Pages: 267 Price: £8.00 Published: 1936 by Harper Collins
Genre: Mystery, Classic, Detective
“Murder is a very simple crime. But at the hands of a maniac, a serial killer, it becomes a very complicated business. With the whole country in a state of panic, the killer is growing more confident with each successive execution – Mrs Ascher in Andover, Betty Barnard in Bexhill, Sir Carmichael Clarke in Churston… But laying a trail of deliberate clues to taunt the proud Hercule Poirot might just be his first mistake,”
Agatha Christie’s writing will never fail to amaze me. The queen of mystery has done it once more, spun a tale of murder, mystery, twists and turns. The ABC Murders is one that I could not solve but thought the ending, Poirot’s solution, was so well written and perfectly executed so it fit with the crime perfectly.
The ABC Murders as you can gather from the blurb of the book portrays a homicidal maniac killing people in England seemingly going through the alphabet murdering those whose names and towns begin with the same letter following the alphabet. Yet all these murders are known about before they’re executed, the murder gloats, feels proud and craves attention and so they taunt Hercule Poirot with letters sent to him detailing when and where the murders will happen.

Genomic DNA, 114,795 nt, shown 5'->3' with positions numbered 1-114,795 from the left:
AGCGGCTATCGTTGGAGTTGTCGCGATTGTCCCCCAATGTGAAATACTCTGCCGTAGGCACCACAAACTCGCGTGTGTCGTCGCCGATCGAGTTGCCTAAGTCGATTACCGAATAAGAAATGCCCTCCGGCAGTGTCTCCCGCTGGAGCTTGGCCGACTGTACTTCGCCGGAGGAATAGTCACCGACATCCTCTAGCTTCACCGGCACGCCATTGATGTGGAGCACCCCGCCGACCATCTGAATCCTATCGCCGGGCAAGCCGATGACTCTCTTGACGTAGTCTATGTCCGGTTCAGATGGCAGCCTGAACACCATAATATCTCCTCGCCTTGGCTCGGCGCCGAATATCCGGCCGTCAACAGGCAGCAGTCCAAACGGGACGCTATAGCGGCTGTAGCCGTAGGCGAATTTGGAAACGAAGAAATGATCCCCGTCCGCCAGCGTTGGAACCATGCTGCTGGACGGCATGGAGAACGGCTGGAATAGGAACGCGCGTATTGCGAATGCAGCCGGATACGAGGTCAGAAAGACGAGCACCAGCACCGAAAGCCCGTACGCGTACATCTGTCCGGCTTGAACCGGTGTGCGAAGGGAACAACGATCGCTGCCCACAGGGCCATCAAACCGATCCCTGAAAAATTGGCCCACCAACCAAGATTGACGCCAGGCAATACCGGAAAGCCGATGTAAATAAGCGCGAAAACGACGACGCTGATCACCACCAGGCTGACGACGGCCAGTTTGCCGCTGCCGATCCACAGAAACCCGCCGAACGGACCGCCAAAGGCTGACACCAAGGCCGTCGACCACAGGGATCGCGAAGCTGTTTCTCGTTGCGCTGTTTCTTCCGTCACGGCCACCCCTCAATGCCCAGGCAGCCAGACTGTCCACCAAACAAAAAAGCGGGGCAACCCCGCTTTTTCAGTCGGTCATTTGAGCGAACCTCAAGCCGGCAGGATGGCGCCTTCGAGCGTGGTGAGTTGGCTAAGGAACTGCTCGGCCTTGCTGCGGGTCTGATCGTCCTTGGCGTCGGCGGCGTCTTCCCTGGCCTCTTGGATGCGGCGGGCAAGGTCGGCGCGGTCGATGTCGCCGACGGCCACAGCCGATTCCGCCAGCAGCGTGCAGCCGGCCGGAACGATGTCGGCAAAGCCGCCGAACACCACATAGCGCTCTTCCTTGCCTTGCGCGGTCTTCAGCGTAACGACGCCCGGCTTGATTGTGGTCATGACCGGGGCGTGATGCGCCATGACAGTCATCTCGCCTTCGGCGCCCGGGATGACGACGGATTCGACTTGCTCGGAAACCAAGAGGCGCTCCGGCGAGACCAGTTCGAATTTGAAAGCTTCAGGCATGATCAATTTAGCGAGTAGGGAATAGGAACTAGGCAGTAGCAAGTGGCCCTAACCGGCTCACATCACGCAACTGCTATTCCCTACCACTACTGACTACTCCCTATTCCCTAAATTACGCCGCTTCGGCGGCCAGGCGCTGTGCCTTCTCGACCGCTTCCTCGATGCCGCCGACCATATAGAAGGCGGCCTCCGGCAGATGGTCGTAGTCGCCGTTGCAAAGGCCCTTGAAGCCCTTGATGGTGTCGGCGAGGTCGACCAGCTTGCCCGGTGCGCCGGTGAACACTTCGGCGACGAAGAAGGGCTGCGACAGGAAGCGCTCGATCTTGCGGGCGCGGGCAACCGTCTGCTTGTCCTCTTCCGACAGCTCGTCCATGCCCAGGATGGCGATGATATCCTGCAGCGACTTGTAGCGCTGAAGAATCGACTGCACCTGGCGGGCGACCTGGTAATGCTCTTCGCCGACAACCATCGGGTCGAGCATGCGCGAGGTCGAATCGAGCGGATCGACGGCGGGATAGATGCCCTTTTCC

Poirot enlists the help of those affected by the murders, friends and family who knew the victims. Poirot knows that simply by talking things out a fact must arise that was overlooked before that can be crucial to discovering the identity of the murderer. Whilst at the same time he battles with the egotistical Inspector Crome who leads the case for Scotland Yard and in fact looks down upon Poirot.
Halfway through the novel it seems as though you can guess the culprit but alas, Christie has led you into one of her traps and soon proves you to be so wrong when you believed yourself to be so right. The twist you will never see coming and I shall be amazed should you guess the ending. The ending is a clever, well constructed, brilliant wrap up to the novel with the chapter simply called “Poirot Explains” such a smart way to conclude the case and show the readers the truth and solution.
The book is majorly written from Poirot’s good friend Hastings account, spare three or four chapters. I personally much preferred this than to the novel being written from Poirot’s point of view as it allowed the reader to keep guessing and really view Poirot’s character from another persons perspective which I really enjoyed reading and I love some of Hastings little lines.
Would I read it again? Most definitely
My Rating: 5/5 Stars
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